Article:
Instructor's notes on Plato's Euthyphro

The key problem of the dialogue is to state what kind of thing piety is (and correlatively, what impiety is). Socrates maintains that one is not entitled to claim knowledge of piety unless one is able to state clearly what piety is. The point also applies to other general notions, such as virtue and justice. The central concern of Socrates' investigation of reality is the search for whatever it is that makes something the kind of thing it is. If the investigation fails, we must recognize our ignorance and give up the use of the notion in question.

Euthyphro's First Proposal

The pious is to prosecute the wrongdoer and the impious is not to prosecute the wrongdoer.

Euthyphro gives an argument in favor of this proposal:

1. Zeus prosecuted his wrongdoing father.
2. Zeus is a god.
3. What the gods do is pious. [This premise is implicit]
Therefore, 4. To prosecute the wrongdoer is pious.

Socrates objects that this proposal lacks generality. It does not apply to all pious acts, only that of prosecuting the wrongdoer. To state what piety is, one must produce "that form itself that makes all pious acts pious." From this objection we learn a criterion for a good account of a kind of thing:

Specific instances fall under a kind by virtue of a form that makes it a thing of that kind.

Euthyphro's Second Proposal

The pious is that is loved by the gods, while the impious is that which is hated by them.

So being dear to the gods is the form by which all pious acts are pious. There is sufficient generality. In fact, this generality is implicit in Euthyphro's argument for the first proposal. But Socrates objects to this modified proposal on the grounds that there is no conformity among the objects dear to the gods. They disagree about the "just, beautiful, ugly, good and bad."

Euthyphro modifies the second proposal to overcome this objection. One need only restrict the account to areas of agreement.

What is pious is loved by all the gods, while what is impious is hated by them all.

Socrates first raises an objection which he immediately drops: that we cannot tell which acts are dear to all the gods. The issue at hand is not whether we can identify pious acts, but what they are. (This distinction highlights the difference between the philosophy of knowledge and the philosophy of reality.)

A second objection is more subtle. Even if it is true that the gods love all and only what is pious, this does not by itself tell us what piety is. In philosopher's jargon, it gives the extension or reference of the notion of piety, but not the intension or meaning of the notion.

The third objection is the most crucial, and most difficult to understand. Suppose we agree that the pious is loved by all the gods. We can distinguish between a characteristic ("affect or quality") of the pious act -- its being loved -- and an action of the gods -- their loving it. The question Socrates raises is which of the two explains the other. Is the pious loved because because the gods love it, or do the gods love it because it is loved? It is clear that the activity of loving is what causes the thing to have the quality of being loved, so the pious act is loved because the gods love it. In general, a thing is not "affected because it is being affected, but because something affects it."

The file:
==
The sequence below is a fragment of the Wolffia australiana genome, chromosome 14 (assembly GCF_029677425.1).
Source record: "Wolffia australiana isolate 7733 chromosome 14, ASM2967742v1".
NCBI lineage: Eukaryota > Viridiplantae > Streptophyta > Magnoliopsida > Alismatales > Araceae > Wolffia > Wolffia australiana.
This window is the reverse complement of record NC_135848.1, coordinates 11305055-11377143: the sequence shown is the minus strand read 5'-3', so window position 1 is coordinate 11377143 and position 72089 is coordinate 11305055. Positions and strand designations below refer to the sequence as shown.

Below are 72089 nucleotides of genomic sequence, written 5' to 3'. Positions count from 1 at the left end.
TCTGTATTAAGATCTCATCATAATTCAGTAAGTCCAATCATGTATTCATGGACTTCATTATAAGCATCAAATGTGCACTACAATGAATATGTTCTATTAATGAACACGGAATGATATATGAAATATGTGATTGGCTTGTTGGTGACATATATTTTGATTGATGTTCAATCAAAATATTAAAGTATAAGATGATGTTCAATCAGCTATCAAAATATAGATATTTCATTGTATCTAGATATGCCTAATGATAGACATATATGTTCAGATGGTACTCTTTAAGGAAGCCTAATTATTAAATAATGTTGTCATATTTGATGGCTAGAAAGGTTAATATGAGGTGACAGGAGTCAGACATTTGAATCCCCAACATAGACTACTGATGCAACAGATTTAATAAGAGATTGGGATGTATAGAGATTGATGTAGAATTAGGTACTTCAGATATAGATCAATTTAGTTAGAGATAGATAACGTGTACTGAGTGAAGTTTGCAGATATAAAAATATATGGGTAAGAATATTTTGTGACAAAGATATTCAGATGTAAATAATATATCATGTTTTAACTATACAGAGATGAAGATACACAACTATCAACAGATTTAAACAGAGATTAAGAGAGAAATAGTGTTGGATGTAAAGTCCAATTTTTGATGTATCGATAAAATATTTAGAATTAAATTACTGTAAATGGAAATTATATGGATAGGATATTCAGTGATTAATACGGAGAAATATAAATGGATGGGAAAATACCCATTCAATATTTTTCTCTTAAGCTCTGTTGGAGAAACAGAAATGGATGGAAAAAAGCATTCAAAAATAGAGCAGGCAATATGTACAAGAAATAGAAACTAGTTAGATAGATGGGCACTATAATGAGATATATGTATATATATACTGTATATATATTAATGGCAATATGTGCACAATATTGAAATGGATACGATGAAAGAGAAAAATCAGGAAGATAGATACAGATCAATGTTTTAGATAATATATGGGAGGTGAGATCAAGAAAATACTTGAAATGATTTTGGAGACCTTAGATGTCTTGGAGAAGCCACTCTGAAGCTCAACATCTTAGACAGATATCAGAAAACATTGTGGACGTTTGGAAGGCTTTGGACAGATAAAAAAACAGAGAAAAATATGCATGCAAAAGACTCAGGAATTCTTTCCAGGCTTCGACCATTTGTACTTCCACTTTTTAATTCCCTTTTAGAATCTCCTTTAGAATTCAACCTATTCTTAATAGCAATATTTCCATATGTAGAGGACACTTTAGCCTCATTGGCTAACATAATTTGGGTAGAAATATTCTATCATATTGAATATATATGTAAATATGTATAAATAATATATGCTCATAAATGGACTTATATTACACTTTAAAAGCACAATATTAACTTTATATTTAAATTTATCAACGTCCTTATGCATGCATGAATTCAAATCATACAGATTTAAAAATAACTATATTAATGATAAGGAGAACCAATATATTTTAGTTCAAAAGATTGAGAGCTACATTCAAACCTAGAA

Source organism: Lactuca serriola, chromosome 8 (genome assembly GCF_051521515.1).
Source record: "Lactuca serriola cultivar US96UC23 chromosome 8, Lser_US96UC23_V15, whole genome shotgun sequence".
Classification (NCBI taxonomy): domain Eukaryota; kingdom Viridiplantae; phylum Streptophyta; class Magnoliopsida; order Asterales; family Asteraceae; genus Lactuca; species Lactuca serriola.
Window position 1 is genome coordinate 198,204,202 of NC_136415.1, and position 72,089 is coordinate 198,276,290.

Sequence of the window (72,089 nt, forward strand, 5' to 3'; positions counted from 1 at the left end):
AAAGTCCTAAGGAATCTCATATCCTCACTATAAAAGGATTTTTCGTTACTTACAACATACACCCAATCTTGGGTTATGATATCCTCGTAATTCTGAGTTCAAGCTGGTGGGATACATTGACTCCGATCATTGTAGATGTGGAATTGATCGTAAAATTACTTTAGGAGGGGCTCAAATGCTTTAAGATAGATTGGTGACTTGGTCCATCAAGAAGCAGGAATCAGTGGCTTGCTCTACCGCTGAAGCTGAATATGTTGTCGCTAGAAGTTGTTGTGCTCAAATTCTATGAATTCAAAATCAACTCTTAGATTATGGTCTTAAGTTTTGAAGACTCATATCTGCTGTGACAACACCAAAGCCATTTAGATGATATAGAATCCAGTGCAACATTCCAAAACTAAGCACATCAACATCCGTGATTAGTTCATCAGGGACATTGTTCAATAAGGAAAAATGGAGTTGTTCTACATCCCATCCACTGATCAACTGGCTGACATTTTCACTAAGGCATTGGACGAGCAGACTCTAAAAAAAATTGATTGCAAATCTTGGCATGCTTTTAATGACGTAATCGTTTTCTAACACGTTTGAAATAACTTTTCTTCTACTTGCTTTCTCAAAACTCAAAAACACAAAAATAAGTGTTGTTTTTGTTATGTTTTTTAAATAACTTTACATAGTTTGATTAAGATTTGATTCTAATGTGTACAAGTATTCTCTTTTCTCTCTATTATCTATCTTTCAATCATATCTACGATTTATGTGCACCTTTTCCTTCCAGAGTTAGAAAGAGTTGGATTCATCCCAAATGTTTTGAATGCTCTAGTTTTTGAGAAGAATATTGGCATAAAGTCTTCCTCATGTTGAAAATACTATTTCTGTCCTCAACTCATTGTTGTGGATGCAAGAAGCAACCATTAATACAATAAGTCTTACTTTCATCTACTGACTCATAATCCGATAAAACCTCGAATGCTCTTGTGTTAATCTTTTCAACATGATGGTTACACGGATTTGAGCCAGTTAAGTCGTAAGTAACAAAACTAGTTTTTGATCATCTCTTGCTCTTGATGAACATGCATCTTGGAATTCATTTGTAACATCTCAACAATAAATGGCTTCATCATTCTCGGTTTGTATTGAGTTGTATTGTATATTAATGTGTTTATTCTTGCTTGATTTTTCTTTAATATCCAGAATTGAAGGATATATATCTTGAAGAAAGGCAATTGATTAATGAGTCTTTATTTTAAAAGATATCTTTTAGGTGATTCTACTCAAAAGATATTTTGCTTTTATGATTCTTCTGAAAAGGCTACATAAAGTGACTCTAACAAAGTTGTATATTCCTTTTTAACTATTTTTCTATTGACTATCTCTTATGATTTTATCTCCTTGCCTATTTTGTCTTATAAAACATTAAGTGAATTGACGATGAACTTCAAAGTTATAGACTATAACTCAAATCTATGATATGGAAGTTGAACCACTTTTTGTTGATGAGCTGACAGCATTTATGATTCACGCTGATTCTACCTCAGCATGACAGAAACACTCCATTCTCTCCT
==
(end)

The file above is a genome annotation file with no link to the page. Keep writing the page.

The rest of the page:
Socrates then asks the question, "why do the gods love a pious act?" and Euthyphro responds that the gods love it because it is pious. Socrates siezes on this response to prove that 'being loved by the gods' is not the meaning of 'pious.' If it were the meaning, then we could make the following inference.

1. The gods love a pious act because it is pious.
2. 'Pious' means 'beloved by the gods.'
Therefore, 3. The gods love a pious acts because it is beloved by the gods.

But it has been agreed that loving explains being beloved, contratry to the conclusion 3. Since 3. follows from 1. and 2., either 1. or 2. must be given up. And since Euthyprho has accepted 1., premise 2. has got to go. Being beloved by the gods is merely a characteristic of the pious, not what the pious is.

Socrates' Proposal

One way to state what a thing is, is by showing it to be a "part" of something else, as to be odd is a "part" of what it is to be a number. Some numbers are odd, but all odd things are numbers. So to be odd is to be a number of a certain sort. This kind of account appeals to a more general notion than that under consideration. In the case of piety, Socrates proposes that it is a part of justice, to which Euthyphro adds, it is that part of justice which is concerned with the care of the gods. The other part is that which is concerned with the care of humans.

This new account really only pushes the problem back a step. For to be understood, it requires that we know what justice is. Plato, however, did not pursue this problem until a later book, the Republic. Instead, the discussion is shifted to the notion of "care," as Socrates asks in what way an act could pertain to the care of the gods, since they do not benefit from care in the way horses or people do.

Euthyphro now runs into further difficulties. He states that care of gods is service to them, as masters of the human race. But Socrates shows that any kind of service Euthyphro can describe is to some end. When he asks what fine things the gods achieve through this service, Euthyphro changes the subject.

Euthyphro's Third Proposal

Piety is a knowledge of how to give (sacrifice) to, and beg from (pray to) the gods.

Socrates again establishes that there is nothing lacking in the gods which humans could give them. So the point of sacrifice and prayer is to please the gods. If so, then what is pious is what is beloved by the gods. This is Euthyphro's second proposal, which has already been defeated. Socrates suggests that they start over, but Euthyphro finds an excuse to leave.

Instructor's Notes

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